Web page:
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Transport, Infrastructure and Building Slovakia

Vulnerabilities - Slovakia


Expected climate change will affect basic types of transport as follows (1):

  • The general increase in air temperature will positively affect the transport sectors that are most vulnerable to frost and snow, i.e. road transport, inland navigation and air transport. Increase in snow precipitation totals can be expected during winter in mountain areas in the central and south of Slovakia. Decrease in snow precipitation totals, numbers of frost days or days with glaze can be expected in lowlands.
  • Warming causes the increase in number and intensity of extreme meteorological phenomena that directly affects all kinds of transport.
  • The increase in air humidity in colder seasons may have negative impacts due to more frequent creation of fog, icing and black ice. In particular road transport, but also air transport, will be affected negatively by these effects.
  • Inland navigation on the Danube, the Morava and lower part of the Vah rivers will be affected negatively by the decrease in flows during summer, but alos by heavy rains in summer along with steep increase in water level. Water transportation on the Danube depends on expected climate change in the upper flow catchment and the right tributaries in the Alps.
  • It is expected that road transport and inland navigation will be affected the most and railways and pipelines seem to be affected the least by climate change.


The changing climate has the potential regionally to increase premature deterioration and weathering impacts on the built environment, exacerbating vulnerabilities to climate extremes and disasters and negatively impacting the expected and useful life spans of structures (7).  


Small increases in climate extremes above thresholds or regional infrastructure ‘tipping points’ have the potential to result in large increases in damages to all forms of existing infrastructure nationally and to increase disaster risks (8). Since infrastructure systems, such as buildings, water supply, flood control, and transportation networks often function as a whole or not at all, an extreme event that exceeds an infrastructure design or ‘tipping point’ can sometimes result in widespread failure and a potential disaster (9).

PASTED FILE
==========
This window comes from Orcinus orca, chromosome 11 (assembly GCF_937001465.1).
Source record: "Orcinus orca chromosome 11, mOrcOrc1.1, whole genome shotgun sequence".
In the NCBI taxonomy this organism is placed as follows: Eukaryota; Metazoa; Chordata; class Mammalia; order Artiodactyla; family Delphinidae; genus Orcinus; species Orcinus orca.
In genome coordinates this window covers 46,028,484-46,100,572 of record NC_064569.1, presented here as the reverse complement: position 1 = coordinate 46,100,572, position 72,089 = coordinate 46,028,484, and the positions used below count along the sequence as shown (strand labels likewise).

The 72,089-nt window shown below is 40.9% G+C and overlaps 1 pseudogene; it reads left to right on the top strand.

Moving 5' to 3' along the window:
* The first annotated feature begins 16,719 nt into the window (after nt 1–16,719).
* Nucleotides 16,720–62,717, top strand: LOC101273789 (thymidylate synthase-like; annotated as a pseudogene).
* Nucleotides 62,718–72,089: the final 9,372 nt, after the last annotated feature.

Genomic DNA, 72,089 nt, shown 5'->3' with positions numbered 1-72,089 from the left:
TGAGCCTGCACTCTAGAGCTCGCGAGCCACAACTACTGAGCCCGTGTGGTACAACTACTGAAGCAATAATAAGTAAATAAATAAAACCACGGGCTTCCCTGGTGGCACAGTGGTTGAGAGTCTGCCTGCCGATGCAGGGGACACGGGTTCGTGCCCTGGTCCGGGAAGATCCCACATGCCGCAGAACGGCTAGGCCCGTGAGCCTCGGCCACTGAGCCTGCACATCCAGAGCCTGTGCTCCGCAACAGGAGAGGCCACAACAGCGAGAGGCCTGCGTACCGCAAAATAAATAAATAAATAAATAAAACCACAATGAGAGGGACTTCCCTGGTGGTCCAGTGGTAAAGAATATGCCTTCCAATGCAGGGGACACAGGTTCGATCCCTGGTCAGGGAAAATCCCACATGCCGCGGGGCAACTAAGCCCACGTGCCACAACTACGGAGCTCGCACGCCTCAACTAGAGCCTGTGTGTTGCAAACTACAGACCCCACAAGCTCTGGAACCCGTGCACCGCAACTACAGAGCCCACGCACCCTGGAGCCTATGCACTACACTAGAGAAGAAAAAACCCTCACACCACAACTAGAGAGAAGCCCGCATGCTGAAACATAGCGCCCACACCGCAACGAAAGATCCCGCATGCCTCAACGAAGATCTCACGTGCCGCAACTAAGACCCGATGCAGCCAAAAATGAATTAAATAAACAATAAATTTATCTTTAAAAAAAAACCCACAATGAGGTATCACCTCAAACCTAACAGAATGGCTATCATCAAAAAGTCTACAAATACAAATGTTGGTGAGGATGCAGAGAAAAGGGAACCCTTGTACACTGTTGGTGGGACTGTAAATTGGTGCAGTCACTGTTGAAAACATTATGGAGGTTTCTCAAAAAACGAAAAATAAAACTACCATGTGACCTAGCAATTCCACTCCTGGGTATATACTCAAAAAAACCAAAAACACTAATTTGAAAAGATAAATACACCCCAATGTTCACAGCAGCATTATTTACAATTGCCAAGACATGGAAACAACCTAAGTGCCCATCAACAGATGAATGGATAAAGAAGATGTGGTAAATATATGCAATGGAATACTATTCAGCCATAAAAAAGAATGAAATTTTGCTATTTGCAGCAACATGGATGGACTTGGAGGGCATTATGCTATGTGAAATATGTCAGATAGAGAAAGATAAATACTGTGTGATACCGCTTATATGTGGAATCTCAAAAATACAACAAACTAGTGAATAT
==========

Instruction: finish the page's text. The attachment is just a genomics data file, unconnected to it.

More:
Due to more frequent and more extreme floods, retention volumes and dam safety will have to be re-assessed (1).

Adaptation strategies


For road transport the infrastructure in dangerous sections needs to be improved and modernized, and the construction of motorways needs to be continued. Rivers must be  adapted in order to provide suitable navigation conditions during the whole year (1).


Soviet-era panel-style buildings are an important consideration when planning for climate change in the region. Most block flats, which were designed to have a lifespan of about thirty years, already were in disrepair at the time the regimes fell (2). Bulgaria, for instance, recently indicated that 10% of its panel dwellings were in need of urgent repairs (2) while the Slovak Ministry of Construction estimated that it would cost over 10.3 billion Euros and take more than thirty years to complete the structural repairs necessary to ensure the safety of these buildings (3).

Although they are in need of basic renovation, there is growing evidence that panel buildings, both block flats used for housing and public buildings of similar construction, have the potential to be efficiently renovated and to incorporate energy-saving retrofits. The major aspects of retrofitting focus on energy-saving measures. These include thermal insulation, replacement windows, and modernization of central heating systems. In addition to these measures, green roofing is being tested as a further means for improving the quality of living spaces as well as a way to manage fluctuations in precipitation. Studies suggest that rooftop gardens:

  • help to control interior temperature, by decreasing the heat entering and exiting a building through the roof, and thus reduce energy demand (4). Widespread introduction of gardens will add to urban greenspace and, in the process, help moderate heat island effects.
  • can reduce the level of runoff and moderate the potential of flooding during heavy rainfall (4,5).
  • assist in harvesting rainwater. The basic idea is that rainwater is filtered into storage tanks and then used for non-potable activities such as laundry, toilets, and watering plants (6).


The references below are cited in full in a separate map 'References'. Please click here if you are looking for the full references for Slovakia.

  1. Ministry of the Environment of the Slovak Republic and the Slovak Hydrometeorological Institute (2009)
  2. Iliev and Yuksel (2004), in: Carmin and Zhang (2009)
  3. CiJ (2008), in: Carmin and Zhang (2009)
  4. Bass and Baskaran (2001), in: Carmin and Zhang (2009)
  5. Hadley and Carter (2006), in: Carmin and Zhang (2009)
  6. Carmin and Zhang (2009)
  7. Auld (2008b); Larsen et al. (2008); Stewart et al. (2011), all in: IPCC (2012)
  8. Coleman (2002); Munich Re (2005); Auld (2008b); Larsen et al. (2008); Kwadijk et al. (2010); Mastrandrea et al. (2010), all in: IPCC (2012)
  9. Ruth and Coelho (2007); Haasnoot et al. (2009), both in: IPCC (2012)